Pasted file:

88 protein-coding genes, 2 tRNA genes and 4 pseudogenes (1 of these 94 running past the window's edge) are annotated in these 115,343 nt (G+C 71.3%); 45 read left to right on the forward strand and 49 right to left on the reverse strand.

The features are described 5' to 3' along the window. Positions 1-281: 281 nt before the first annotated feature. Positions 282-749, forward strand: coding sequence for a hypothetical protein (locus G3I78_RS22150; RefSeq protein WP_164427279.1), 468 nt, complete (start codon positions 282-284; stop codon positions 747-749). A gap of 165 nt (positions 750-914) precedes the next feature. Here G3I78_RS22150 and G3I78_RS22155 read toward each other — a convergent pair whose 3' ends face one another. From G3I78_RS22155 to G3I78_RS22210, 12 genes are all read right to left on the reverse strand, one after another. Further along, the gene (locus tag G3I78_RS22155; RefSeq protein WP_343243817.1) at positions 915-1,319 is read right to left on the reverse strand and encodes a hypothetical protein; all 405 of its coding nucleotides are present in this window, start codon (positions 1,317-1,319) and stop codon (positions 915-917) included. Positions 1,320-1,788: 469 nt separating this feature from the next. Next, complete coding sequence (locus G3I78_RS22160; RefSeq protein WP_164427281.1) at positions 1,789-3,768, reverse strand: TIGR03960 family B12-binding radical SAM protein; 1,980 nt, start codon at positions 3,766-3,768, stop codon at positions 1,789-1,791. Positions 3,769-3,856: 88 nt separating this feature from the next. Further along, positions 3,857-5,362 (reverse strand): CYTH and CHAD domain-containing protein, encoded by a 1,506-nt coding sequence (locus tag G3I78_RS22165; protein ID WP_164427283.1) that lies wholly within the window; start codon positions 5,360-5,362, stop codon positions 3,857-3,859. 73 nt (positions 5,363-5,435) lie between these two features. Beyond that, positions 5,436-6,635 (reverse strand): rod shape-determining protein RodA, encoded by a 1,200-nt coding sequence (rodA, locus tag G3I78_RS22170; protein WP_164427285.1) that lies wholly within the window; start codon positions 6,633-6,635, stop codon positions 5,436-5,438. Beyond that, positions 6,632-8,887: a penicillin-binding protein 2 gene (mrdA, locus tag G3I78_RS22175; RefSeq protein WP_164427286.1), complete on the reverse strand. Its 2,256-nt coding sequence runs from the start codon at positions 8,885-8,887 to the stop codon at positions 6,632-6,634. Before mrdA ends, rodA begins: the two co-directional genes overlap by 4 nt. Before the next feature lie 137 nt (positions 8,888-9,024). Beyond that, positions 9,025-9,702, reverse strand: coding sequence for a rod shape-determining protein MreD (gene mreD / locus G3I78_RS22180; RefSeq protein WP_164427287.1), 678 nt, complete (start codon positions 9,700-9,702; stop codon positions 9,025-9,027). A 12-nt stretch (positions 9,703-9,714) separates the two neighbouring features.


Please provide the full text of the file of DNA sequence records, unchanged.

88 protein-coding genes, 2 tRNA genes and 4 pseudogenes (1 of these 94 running past the window's edge) are annotated in these 115,343 nt (G+C 71.3%); 45 read left to right on the forward strand and 49 right to left on the reverse strand.

The features are described 5' to 3' along the window. Positions 1-281: 281 nt before the first annotated feature. Positions 282-749, forward strand: coding sequence for a hypothetical protein (locus G3I78_RS22150; RefSeq protein WP_164427279.1), 468 nt, complete (start codon positions 282-284; stop codon positions 747-749). A gap of 165 nt (positions 750-914) precedes the next feature. Here G3I78_RS22150 and G3I78_RS22155 read toward each other — a convergent pair whose 3' ends face one another. From G3I78_RS22155 to G3I78_RS22210, 12 genes are all read right to left on the reverse strand, one after another. Further along, the gene (locus tag G3I78_RS22155; RefSeq protein WP_343243817.1) at positions 915-1,319 is read right to left on the reverse strand and encodes a hypothetical protein; all 405 of its coding nucleotides are present in this window, start codon (positions 1,317-1,319) and stop codon (positions 915-917) included. Positions 1,320-1,788: 469 nt separating this feature from the next. Next, complete coding sequence (locus G3I78_RS22160; RefSeq protein WP_164427281.1) at positions 1,789-3,768, reverse strand: TIGR03960 family B12-binding radical SAM protein; 1,980 nt, start codon at positions 3,766-3,768, stop codon at positions 1,789-1,791. Positions 3,769-3,856: 88 nt separating this feature from the next. Further along, positions 3,857-5,362 (reverse strand): CYTH and CHAD domain-containing protein, encoded by a 1,506-nt coding sequence (locus tag G3I78_RS22165; protein ID WP_164427283.1) that lies wholly within the window; start codon positions 5,360-5,362, stop codon positions 3,857-3,859. 73 nt (positions 5,363-5,435) lie between these two features. Beyond that, positions 5,436-6,635 (reverse strand): rod shape-determining protein RodA, encoded by a 1,200-nt coding sequence (rodA, locus tag G3I78_RS22170; protein WP_164427285.1) that lies wholly within the window; start codon positions 6,633-6,635, stop codon positions 5,436-5,438. Beyond that, positions 6,632-8,887: a penicillin-binding protein 2 gene (mrdA, locus tag G3I78_RS22175; RefSeq protein WP_164427286.1), complete on the reverse strand. Its 2,256-nt coding sequence runs from the start codon at positions 8,885-8,887 to the stop codon at positions 6,632-6,634. Before mrdA ends, rodA begins: the two co-directional genes overlap by 4 nt. Before the next feature lie 137 nt (positions 8,888-9,024). Beyond that, positions 9,025-9,702, reverse strand: coding sequence for a rod shape-determining protein MreD (gene mreD / locus G3I78_RS22180; RefSeq protein WP_164427287.1), 678 nt, complete (start codon positions 9,700-9,702; stop codon positions 9,025-9,027). A 12-nt stretch (positions 9,703-9,714) separates the two neighbouring features.